Reading online posts and news items1 about Docker can give you the impression that Docker is inherently insecure and not ready for production use. While you certainly need to be aware of issues related to using containers safely, containers, if used properly, can provide a more secure and efficient system than using virtual machines (VMs) or bare metal alone.
To use Docker safely, you need to be aware of the potential security issues and the major tools and techniques for securing container-based systems.
You also need to keep five things in mind when considering using Docker for your mission-critical applications.
Unlike in a VM, the kernel is shared among all containers and the host, magnifying the importance of any vulnerabilities present in the kernel. Should a container cause a kernel panic, it will take down the whole host. In VMs, the situation is much better: an attacker would have to route an attack through both the VM kernel and the hypervisor before being able to touch the host kernel.
All containers share kernel resources. If one container can monopolize access to certain resources–including memory and more esoteric resources such as user IDs (UIDs)—it can starve out other containers on the host, resulting in a denial-of-service (DoS), whereby legitimate users are unable to access part or all of the system.
An attacker who gains access to a container should not be able to gain access to other containers or the host. By default, users are not namespaced, so any process that breaks out of the container will have the same privileges on the host as it did in the container; if you were
root in the container, you will be
root on the host.2 This also means that you need to worry about potential privilege escalation attacks–whereby a user gains elevated privileges such as those of the
root user, often through a bug in application code that needs to run with extra privileges. Given that container technology is still in its infancy, you should organize your security around the assumption that container breakouts are unlikely, but possible.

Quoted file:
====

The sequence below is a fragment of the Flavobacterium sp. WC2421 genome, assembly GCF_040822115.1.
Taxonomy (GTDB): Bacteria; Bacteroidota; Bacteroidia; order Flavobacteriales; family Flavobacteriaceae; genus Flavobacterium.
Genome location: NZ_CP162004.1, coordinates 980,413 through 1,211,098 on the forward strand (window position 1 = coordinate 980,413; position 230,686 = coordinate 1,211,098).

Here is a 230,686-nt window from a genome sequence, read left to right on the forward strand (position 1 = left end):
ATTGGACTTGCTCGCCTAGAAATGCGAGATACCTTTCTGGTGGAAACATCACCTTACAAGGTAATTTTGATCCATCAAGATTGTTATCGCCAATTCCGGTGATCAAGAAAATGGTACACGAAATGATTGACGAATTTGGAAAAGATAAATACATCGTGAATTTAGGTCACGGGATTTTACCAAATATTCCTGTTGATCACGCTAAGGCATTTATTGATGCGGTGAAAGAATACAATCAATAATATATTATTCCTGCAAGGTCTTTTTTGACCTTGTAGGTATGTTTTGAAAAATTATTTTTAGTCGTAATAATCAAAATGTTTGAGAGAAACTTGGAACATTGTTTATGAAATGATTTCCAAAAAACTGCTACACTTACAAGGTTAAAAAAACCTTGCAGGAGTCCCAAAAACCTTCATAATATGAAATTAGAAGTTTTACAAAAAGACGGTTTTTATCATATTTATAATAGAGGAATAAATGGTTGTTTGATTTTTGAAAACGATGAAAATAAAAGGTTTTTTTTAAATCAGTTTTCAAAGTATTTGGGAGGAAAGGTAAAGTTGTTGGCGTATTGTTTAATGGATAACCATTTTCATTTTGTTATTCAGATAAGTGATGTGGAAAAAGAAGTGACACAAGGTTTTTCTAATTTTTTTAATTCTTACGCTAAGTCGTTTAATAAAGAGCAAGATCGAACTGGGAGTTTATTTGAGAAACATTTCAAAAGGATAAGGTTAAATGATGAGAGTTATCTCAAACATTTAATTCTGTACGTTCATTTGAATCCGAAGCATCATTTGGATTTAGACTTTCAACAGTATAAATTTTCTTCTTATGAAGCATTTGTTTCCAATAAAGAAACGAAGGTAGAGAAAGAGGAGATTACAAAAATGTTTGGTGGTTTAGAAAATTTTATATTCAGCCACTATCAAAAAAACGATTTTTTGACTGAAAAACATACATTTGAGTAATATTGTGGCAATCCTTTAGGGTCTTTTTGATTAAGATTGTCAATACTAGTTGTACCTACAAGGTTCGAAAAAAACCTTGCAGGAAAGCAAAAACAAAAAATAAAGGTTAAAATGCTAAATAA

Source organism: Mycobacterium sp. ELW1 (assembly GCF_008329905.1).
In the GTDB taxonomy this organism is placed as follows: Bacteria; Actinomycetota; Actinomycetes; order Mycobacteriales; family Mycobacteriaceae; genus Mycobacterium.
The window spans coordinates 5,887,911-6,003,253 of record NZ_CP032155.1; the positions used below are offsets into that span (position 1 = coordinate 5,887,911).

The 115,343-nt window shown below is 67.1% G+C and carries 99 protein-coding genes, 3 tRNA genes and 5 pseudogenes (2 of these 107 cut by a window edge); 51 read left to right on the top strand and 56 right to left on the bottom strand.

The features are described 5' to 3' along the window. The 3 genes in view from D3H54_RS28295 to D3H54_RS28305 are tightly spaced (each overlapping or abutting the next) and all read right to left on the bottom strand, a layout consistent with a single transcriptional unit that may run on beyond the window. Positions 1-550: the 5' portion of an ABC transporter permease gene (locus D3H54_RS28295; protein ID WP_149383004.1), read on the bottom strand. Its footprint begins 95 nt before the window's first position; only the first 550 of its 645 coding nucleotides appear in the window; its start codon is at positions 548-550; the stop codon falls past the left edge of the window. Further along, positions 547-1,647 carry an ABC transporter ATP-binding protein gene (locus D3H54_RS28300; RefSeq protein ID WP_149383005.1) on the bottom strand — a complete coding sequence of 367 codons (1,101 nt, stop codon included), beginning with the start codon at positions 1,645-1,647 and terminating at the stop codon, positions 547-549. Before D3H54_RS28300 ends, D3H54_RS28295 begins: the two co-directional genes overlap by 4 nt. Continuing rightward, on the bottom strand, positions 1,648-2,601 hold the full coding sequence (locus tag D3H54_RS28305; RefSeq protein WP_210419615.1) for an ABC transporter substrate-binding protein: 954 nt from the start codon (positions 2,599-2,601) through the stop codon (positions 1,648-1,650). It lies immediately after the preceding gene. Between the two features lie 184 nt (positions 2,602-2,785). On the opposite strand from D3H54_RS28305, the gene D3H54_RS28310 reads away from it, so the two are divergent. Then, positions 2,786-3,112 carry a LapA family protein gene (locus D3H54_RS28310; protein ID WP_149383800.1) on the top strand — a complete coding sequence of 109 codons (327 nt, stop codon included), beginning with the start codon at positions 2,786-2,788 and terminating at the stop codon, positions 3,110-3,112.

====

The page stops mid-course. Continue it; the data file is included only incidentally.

How do you know that the images you are using are safe, haven't been tampered with, and come from where they claim to come from? If an attacker can trick you into running his image, both the host and your data are at risk. Similarly, you want to be sure that the images you are running are up-to-date and do not contain versions of software with known vulnerabilities.
When a container accesses a database or service, it will likely require a secret, such as an API key or username and password. An attacker who can get access to this secret will also have access to the service. This problem becomes more acute in a microservice architecture in which containers are constantly stopping and starting, as compared to an architecture with small numbers of long-lived VMs. This report doesn't cover how to address this, but see the Deployment chapter of Using Docker (O'Reilly, 2015) for how to handle secrets in Docker.
The above list is not comprehensive, but should serve as food for thought. If you want to read more about how to address these concerns, check out Docker Security by Adrian Mouat (free login required).
It is possible to turn on user namespacing, which will map the root user in a container to a high-numbered user on the host. We will discuss this feature and its drawbacks later.↩